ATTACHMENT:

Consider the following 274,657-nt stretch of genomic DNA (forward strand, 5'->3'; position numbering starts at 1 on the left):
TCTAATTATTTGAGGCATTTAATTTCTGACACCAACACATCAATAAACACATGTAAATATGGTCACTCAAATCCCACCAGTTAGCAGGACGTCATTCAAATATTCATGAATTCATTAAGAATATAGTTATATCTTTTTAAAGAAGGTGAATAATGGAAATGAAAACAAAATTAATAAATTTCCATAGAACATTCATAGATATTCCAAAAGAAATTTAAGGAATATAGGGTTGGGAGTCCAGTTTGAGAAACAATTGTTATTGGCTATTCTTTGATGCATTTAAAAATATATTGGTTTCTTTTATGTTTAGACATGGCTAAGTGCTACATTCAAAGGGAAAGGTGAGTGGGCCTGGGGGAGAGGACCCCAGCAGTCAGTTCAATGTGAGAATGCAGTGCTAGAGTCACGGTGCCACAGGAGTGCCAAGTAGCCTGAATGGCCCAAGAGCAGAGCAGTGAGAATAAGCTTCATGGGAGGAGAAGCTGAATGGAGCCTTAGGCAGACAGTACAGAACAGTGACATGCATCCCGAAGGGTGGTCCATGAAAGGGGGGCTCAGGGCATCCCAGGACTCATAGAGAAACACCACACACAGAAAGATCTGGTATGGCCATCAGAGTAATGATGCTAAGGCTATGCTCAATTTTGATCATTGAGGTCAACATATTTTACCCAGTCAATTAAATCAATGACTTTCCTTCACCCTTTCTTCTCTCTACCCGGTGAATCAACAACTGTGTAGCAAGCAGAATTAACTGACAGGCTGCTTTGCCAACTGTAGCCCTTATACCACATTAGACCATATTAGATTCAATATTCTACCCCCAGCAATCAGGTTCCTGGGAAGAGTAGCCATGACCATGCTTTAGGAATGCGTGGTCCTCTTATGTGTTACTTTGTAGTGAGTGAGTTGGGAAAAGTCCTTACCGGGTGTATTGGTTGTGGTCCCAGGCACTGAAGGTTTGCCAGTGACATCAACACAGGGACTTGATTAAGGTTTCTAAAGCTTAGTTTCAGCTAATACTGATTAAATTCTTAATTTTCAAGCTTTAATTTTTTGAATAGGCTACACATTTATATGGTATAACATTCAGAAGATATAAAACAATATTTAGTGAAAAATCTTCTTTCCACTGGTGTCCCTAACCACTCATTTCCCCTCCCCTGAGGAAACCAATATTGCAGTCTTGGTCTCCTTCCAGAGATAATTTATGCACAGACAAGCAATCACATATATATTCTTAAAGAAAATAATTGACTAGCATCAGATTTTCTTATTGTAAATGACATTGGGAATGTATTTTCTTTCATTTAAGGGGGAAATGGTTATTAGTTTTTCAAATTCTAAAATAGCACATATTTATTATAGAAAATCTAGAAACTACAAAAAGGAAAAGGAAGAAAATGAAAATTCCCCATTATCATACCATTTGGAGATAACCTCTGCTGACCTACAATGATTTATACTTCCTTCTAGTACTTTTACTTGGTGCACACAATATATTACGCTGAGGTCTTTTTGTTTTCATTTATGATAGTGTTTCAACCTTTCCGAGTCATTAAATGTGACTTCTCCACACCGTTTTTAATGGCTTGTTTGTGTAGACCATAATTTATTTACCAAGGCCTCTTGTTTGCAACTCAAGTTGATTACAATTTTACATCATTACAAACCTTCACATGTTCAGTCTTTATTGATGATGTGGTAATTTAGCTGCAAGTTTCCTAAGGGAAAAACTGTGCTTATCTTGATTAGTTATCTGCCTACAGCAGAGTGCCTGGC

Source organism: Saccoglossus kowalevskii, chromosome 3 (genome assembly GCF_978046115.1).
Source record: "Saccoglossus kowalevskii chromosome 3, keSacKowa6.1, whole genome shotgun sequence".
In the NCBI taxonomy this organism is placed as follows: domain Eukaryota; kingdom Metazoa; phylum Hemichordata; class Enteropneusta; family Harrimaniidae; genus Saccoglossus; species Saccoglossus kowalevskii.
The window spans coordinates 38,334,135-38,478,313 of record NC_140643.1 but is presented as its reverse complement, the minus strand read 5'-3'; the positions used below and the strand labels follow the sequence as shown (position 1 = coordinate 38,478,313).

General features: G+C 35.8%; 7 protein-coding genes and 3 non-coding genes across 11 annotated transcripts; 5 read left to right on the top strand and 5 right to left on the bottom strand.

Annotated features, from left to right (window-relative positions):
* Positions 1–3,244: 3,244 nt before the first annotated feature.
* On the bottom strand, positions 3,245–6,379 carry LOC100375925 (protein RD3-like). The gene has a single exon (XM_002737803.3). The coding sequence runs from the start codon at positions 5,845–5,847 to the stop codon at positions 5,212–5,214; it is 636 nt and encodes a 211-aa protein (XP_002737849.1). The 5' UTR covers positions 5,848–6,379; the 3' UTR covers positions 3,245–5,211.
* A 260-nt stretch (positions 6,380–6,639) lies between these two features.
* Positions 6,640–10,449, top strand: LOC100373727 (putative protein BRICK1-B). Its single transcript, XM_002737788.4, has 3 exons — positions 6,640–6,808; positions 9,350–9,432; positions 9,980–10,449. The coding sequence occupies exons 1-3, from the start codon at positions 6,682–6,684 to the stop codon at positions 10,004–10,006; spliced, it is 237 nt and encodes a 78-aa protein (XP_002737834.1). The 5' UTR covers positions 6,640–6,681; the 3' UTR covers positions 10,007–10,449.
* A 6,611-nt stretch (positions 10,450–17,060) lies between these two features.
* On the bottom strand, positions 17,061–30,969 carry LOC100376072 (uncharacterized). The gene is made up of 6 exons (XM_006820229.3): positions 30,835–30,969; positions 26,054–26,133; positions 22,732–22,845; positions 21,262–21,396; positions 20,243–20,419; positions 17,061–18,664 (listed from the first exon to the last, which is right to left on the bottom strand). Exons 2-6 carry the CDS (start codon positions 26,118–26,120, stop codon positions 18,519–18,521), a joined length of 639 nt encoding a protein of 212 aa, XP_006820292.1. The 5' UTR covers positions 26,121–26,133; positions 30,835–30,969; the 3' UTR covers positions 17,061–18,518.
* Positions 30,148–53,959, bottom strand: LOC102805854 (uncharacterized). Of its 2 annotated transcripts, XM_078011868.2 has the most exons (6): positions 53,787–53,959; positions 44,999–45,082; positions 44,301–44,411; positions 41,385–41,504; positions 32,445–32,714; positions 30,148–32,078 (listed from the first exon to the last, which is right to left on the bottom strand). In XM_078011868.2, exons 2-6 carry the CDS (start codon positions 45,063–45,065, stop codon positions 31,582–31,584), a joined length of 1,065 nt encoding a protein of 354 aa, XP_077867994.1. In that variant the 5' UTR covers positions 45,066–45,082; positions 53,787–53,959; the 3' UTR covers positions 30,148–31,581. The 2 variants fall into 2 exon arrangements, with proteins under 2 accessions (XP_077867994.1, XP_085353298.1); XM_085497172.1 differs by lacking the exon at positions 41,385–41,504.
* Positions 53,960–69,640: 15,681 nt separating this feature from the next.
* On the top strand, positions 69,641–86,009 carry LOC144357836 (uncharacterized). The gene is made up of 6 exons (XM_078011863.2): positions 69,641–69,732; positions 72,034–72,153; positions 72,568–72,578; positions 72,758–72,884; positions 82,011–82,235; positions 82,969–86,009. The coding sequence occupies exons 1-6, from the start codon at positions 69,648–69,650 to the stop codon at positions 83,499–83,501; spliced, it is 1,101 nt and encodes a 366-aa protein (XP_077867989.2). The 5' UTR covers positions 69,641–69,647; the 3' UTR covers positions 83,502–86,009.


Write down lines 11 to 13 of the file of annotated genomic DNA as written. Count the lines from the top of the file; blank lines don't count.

* A 260-nt stretch (positions 6,380–6,639) lies between these two features.
* Positions 6,640–10,449, top strand: LOC100373727 (putative protein BRICK1-B). Its single transcript, XM_002737788.4, has 3 exons — positions 6,640–6,808; positions 9,350–9,432; positions 9,980–10,449. The coding sequence occupies exons 1-3, from the start codon at positions 6,682–6,684 to the stop codon at positions 10,004–10,006; spliced, it is 237 nt and encodes a 78-aa protein (XP_002737834.1). The 5' UTR covers positions 6,640–6,681; the 3' UTR covers positions 10,007–10,449.
* A 6,611-nt stretch (positions 10,450–17,060) lies between these two features.